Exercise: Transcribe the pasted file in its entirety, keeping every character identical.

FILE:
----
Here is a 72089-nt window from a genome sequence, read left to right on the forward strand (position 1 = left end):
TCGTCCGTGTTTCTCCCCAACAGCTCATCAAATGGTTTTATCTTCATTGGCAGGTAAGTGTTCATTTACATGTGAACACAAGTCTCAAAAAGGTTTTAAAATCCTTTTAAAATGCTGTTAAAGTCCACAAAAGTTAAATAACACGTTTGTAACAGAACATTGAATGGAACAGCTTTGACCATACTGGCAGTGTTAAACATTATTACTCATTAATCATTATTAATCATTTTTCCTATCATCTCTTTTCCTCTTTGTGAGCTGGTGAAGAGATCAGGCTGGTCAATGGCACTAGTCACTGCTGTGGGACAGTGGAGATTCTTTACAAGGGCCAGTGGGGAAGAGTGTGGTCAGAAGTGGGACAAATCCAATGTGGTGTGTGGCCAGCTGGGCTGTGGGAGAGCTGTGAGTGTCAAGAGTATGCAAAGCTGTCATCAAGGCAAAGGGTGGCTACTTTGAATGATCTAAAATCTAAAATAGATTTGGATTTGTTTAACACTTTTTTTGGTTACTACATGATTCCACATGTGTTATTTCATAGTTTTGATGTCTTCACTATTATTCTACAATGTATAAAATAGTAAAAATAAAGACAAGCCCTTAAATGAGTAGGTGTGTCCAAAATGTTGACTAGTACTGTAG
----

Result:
Here is a 72089-nt window from a genome sequence, read left to right on the forward strand (position 1 = left end):
TCGTCCGTGTTTCTCCCCAACAGCTCATCAAATGGTTTTATCTTCATTGGCAGGTAAGTGTTCATTTACATGTGAACACAAGTCTCAAAAAGGTTTTAAAATCCTTTTAAAATGCTGTTAAAGTCCACAAAAGTTAAATAACACGTTTGTAACAGAACATTGAATGGAACAGCTTTGACCATACTGGCAGTGTTAAACATTATTACTCATTAATCATTATTAATCATTTTTCCTATCATCTCTTTTCCTCTTTGTGAGCTGGTGAAGAGATCAGGCTGGTCAATGGCACTAGTCACTGCTGTGGGACAGTGGAGATTCTTTACAAGGGCCAGTGGGGAAGAGTGTGGTCAGAAGTGGGACAAATCCAATGTGGTGTGTGGCCAGCTGGGCTGTGGGAGAGCTGTGAGTGTCAAGAGTATGCAAAGCTGTCATCAAGGCAAAGGGTGGCTACTTTGAATGATCTAAAATCTAAAATAGATTTGGATTTGTTTAACACTTTTTTTGGTTACTACATGATTCCACATGTGTTATTTCATAGTTTTGATGTCTTCACTATTATTCTACAATGTATAAAATAGTAAAAATAAAGACAAGCCCTTAAATGAGTAGGTGTGTCCAAAATGTTGACTAGTACTGTAG